The competition for digital distribution platforms for games is really heating up in terms of developer revenue. Earlier this month Steam, the service owned and operated by Bellevue, Wash.-based Valve, announced changes to its revenue share for games that make more than $10 million in sales. Now those changes have been undercut by two competitors.
Discord just announced its store will let developers retain 90 percent of the profits from their games. This comes on the heels of Epic Games launching its own store, allowing developers to retain 88 percent of profits. Both of these profit shares apply across the board regardless of how much money a game makes. This is putting substantial pressure on Steam.
Until recently, Steam was largely the only place developers could use to mass distribute their games. The only companies that really had the ability to shirk the platform were large developers and publishers, such as Electronic Arts, Ubisoft, and Blizzard Entertainment. But many developers, especially those whose games don’t pull in millions of dollars, have been unhappy with the 70/30 split that Steam offers, according to Discord.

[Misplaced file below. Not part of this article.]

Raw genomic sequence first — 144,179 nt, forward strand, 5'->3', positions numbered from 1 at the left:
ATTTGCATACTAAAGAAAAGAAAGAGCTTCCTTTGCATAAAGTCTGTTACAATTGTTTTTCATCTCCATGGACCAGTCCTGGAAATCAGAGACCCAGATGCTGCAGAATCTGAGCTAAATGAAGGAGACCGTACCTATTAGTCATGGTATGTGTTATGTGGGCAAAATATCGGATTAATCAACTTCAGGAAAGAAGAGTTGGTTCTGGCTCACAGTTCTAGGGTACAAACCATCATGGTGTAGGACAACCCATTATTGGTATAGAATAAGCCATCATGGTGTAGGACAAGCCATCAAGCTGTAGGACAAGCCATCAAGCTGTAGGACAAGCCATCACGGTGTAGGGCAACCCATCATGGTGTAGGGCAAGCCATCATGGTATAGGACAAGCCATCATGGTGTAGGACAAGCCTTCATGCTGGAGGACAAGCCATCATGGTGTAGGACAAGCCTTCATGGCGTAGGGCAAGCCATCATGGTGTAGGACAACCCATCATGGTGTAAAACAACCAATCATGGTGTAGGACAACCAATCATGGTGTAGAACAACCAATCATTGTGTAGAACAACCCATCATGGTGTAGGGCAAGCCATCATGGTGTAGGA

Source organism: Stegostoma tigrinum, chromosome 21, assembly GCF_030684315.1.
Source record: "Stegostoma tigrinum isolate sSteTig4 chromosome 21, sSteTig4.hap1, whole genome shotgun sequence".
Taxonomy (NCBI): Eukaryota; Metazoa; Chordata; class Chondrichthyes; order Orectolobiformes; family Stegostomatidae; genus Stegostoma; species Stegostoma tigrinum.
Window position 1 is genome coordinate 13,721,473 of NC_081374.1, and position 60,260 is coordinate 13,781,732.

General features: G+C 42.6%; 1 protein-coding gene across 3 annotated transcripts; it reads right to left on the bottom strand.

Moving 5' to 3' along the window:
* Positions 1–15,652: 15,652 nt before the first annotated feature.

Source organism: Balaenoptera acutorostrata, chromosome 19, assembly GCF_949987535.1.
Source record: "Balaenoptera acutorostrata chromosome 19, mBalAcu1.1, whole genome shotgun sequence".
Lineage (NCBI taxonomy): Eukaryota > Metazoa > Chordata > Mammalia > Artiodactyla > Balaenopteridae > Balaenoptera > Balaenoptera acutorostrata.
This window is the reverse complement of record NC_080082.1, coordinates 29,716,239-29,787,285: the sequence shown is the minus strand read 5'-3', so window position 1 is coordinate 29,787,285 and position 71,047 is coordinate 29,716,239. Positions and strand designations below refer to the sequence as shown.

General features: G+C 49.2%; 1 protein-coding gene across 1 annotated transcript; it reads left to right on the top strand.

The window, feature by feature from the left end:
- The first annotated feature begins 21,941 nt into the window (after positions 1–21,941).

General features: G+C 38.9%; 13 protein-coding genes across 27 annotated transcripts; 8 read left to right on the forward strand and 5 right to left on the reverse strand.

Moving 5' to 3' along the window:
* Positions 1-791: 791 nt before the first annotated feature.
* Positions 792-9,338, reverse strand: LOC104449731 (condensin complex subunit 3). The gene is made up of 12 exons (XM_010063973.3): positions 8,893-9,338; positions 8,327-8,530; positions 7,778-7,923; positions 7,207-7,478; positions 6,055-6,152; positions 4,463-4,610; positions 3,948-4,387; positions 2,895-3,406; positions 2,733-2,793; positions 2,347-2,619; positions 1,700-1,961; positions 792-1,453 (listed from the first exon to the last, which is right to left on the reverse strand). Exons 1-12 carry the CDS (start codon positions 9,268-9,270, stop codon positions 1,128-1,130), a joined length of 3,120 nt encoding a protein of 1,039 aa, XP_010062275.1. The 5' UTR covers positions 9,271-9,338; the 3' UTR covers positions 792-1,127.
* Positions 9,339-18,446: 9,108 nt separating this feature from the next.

“We talked to a lot of developers, and many of them feel that current stores are not earning their 30 percent of the usual 70/30 revenue share,” reads a post on the official Discord blog. “Because of this, we now see developers creating their own stores and launchers to distribute their games instead of focusing on what’s really important — making great games and cultivating amazing communities.”
The post goes on to say that Discord did lots of research and found that the actual costs for distributing games don’t justify the platform retaining 30 percent of profits as Steam does. Discord says its operating costs would not exceed the 10 percent of profits it’ll receive and that it will be looking into taking that profit share even lower in the future. The change to the Discord store will take place in 2019.
Epic Games blew out of the gate with its store announcement earlier this month, not only with the better revenue share model but also with exclusive partnerships that will make certain games available only on its platform for up to a year. In addition to this, Epic will give its players a free game every two weeks for the next year, making the platform appealing not only to developers but gamers as well.
Both Epic and Discord are confident that developers will find their platforms better options than Steam, but the rate at which players adopt those platforms may lessen the impact of the attractive revenue sharing. Steam currently has nearly 100 million monthly active players.